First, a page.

The type of cooker you choose for your home is likely to be dependent on a whole host of factors and preferences.
We have come a long way since man huddled over fire. There are now smart cookers that can be turned on from an app on your phone on the way home from work and, apparently, oven’s that can predict the weight and calorific content of your food.
Some people prefer looks to “intelligence” and are swayed almost entirely by the aesthetics of a cooker. They ask: is it in keeping with the “look” I’ve worked hard to achieve throughout the rest of the kitchen? Others – and these are often the designated chefs in the family – are more concerned with functionality, and will want to know how, for example, can this device make the Sunday roast that bit easier to cook.
Whatever your priorities you will have to consider space. Both in terms of where the cooker will best fit in the kitchen and the optimum size for your needs.
Vanessa Kimbell of Juniper & Rose kitchen garden school in Northamptonshire has this advice: “Firstly ask yourself what kind of things you cook, how often you cook and for how many. Is it important to have a large oven (for deep pans and the Christmas turkey plus trimmings) or perhaps two smaller ovens would be more practical and economical.”
Functionality is key, too, for Alexis Thompson, who runs Dancing Trousers Cookery School in the Cotswolds. As well as asking the retailer about consistency of heating, pre-heating time, ease of cleaning, build quality and noise, she suggests checking out how smooth the action is on the doors: “You don’t want to be fighting an oven door when you’re trying to pull out a boiling hot bain marie full of souffles! If money was no object I would always have an eye-level oven rather than floor level.”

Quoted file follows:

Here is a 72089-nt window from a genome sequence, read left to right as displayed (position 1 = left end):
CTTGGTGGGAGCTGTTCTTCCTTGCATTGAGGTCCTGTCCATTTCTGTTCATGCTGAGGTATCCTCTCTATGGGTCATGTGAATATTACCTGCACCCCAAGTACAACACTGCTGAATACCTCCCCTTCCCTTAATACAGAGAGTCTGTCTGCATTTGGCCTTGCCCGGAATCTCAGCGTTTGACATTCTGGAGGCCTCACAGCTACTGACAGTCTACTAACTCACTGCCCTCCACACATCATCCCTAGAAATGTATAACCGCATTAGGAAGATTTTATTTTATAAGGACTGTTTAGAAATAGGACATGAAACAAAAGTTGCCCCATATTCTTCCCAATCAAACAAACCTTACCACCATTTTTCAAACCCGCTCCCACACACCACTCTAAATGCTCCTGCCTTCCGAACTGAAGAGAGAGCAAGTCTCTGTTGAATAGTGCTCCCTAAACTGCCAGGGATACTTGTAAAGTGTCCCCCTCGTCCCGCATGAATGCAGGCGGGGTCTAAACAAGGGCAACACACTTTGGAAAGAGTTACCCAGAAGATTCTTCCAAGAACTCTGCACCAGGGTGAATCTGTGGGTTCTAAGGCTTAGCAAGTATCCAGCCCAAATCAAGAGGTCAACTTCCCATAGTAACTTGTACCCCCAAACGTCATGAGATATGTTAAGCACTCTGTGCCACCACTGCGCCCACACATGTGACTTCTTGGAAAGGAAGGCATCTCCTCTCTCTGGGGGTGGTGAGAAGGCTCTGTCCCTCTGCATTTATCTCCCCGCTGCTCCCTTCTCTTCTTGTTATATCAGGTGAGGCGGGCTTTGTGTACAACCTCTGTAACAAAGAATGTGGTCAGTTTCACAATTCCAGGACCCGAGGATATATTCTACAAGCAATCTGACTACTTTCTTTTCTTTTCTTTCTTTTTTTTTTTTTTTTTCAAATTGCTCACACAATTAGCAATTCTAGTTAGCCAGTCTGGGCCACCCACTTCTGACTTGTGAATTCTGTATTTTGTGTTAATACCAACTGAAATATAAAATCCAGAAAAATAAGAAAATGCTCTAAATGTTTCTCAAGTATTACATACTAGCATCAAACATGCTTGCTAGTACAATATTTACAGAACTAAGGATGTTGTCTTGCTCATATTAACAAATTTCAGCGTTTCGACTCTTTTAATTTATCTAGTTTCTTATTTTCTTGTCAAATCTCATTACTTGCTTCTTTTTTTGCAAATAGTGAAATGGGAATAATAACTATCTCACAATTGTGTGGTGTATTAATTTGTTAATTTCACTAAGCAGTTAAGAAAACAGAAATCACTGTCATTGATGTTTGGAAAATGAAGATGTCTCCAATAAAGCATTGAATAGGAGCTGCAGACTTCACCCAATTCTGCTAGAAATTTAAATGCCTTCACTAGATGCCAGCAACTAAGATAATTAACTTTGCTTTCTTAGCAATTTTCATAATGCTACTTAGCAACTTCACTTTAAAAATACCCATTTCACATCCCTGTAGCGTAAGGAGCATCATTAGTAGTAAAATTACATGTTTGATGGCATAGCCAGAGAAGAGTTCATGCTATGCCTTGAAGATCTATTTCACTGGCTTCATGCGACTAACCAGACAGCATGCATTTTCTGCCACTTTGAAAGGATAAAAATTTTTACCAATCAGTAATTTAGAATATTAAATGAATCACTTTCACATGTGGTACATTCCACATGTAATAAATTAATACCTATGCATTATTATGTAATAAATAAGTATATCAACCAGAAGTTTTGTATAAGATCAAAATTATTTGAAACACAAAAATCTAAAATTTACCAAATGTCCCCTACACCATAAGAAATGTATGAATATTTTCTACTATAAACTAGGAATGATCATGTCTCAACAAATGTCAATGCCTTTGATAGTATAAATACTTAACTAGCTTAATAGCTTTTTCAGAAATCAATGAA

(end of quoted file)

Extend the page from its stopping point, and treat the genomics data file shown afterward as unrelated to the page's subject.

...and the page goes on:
The decision between gas and electric is another particularly important one. Manufacturers like Belling are a good example of how far the technology of electric cookers has come. It used to be the case that those who were able to use a gas hob would do so, as it gives you instant control over the temperature. Today electric hobs are able to adjust their temperature much more effectively and can be easier to keep clean, but gas remains the cheaper fuel.
“I’m a gas lover but I know that induction and electric hobs are fantastically efficient these days,” says Thompson. However, she prefers an electric fan oven for heat distribution and because gas can affect the colour of some baked items. “If you cook meringues in a gas oven they always turn pale brown but in an electric non-fan oven you can keep them snow white!”
And don’t forget a ventilation hood. This helps to extract the vapours from your food as it is cooked and thus prevent a build-up of grease, which ruins your newly installed kitchen.
In terms of buying tips, do your research online and visit a showroom if necessary. Check out a good homes/kitchen magazine, and buy from a reputable retailer to help with fitting and troubleshooting.
“We all have an oven so ask around,” advises Kimbell. “Twitter and Facebook are great places to ask for recommendations as is your local oven repair man – he’s seen the very worst.”
The final consideration for Kimbell is where it is made: “If I can buy British I will. It just feels right to cook my locally sourced meat in with my home grown vegetables in a British-made oven.”